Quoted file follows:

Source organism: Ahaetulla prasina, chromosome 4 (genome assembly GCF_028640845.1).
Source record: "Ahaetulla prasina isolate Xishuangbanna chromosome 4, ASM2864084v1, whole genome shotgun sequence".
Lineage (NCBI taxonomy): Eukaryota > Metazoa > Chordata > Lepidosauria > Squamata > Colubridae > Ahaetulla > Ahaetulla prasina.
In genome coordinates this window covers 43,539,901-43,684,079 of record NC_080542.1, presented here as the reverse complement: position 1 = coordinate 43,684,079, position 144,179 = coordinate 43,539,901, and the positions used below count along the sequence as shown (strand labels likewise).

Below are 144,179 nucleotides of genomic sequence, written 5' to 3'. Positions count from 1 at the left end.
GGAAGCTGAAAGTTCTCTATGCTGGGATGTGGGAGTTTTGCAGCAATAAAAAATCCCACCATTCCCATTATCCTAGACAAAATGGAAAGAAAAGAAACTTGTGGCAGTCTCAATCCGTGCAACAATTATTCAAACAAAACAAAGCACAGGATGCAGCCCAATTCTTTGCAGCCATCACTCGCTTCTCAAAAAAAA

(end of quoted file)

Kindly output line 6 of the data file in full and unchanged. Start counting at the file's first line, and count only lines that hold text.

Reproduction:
GGAAGCTGAAAGTTCTCTATGCTGGGATGTGGGAGTTTTGCAGCAATAAAAAATCCCACCATTCCCATTATCCTAGACAAAATGGAAAGAAAAGAAACTTGTGGCAGTCTCAATCCGTGCAACAATTATTCAAACAAAACAAAGCACAGGATGCAGCCCAATTCTTTGCAGCCATCACTCGCTTCTCAAAAAAAA